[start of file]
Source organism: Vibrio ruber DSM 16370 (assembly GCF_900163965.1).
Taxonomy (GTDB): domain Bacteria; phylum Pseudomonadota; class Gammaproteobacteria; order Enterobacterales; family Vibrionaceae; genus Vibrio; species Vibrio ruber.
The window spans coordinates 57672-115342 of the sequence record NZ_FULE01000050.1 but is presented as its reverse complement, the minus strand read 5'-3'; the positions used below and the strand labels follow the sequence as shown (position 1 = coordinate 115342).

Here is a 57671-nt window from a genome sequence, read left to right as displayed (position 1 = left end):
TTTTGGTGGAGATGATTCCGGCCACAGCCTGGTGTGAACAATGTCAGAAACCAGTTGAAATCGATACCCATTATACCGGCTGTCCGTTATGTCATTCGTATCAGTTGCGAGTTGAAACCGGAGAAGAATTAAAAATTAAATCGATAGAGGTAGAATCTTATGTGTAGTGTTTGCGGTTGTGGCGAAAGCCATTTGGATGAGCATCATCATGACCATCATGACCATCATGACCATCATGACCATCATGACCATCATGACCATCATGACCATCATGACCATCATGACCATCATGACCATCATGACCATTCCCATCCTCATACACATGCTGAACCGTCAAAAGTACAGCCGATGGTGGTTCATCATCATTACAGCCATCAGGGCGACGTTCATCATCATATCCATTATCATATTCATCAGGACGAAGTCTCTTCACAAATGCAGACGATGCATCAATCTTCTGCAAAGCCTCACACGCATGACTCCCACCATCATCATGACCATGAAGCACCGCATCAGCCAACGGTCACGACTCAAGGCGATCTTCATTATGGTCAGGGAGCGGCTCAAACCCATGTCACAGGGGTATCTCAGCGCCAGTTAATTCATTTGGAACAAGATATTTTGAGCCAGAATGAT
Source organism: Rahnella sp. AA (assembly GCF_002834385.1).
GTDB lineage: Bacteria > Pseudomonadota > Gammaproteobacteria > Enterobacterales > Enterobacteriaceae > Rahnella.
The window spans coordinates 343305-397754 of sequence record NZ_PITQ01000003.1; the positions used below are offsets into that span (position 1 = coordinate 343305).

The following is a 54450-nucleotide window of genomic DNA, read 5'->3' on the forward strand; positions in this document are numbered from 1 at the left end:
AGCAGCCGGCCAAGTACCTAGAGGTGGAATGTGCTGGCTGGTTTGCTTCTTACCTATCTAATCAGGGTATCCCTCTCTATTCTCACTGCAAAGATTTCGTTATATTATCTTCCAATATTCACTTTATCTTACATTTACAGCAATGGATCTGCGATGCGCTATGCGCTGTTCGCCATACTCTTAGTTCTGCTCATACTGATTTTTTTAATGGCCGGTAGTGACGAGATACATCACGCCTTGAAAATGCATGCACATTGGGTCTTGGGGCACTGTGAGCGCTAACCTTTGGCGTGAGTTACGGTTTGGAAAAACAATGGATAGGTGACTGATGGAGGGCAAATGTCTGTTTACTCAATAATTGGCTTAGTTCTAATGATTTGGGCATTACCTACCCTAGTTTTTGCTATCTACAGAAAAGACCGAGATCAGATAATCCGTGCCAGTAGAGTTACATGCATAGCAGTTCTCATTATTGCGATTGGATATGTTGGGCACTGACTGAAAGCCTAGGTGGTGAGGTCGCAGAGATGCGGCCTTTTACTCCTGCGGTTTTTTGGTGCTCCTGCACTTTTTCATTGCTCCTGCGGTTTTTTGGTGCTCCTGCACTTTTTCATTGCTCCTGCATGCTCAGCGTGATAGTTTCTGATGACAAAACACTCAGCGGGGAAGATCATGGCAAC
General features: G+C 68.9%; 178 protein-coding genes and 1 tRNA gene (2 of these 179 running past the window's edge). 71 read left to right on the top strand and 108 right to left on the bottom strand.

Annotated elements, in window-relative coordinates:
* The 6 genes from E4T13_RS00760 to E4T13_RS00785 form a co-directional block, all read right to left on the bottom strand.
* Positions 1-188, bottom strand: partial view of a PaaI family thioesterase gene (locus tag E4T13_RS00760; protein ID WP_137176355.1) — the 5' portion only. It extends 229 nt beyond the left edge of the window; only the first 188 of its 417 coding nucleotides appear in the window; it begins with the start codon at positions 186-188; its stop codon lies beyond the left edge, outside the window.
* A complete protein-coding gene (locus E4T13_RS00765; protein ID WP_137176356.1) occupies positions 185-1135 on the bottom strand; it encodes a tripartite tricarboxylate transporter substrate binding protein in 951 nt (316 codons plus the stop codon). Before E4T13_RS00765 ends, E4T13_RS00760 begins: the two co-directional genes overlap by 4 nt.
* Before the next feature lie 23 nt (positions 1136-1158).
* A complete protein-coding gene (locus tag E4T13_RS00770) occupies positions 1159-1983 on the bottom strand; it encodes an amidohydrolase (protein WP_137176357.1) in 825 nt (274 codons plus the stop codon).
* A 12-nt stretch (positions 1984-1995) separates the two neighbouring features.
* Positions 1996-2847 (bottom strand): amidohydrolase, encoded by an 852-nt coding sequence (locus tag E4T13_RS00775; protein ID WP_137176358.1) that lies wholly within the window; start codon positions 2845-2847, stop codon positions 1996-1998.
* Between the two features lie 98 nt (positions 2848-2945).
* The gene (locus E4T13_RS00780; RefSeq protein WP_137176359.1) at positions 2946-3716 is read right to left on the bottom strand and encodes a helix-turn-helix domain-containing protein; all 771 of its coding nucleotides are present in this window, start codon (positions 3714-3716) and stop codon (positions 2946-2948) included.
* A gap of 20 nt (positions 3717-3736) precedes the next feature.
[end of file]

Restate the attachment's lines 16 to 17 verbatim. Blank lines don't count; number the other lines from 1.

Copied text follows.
* Before the next feature lie 23 nt (positions 1136-1158).
* A complete protein-coding gene (locus tag E4T13_RS00770) occupies positions 1159-1983 on the bottom strand; it encodes an amidohydrolase (protein WP_137176357.1) in 825 nt (274 codons plus the stop codon).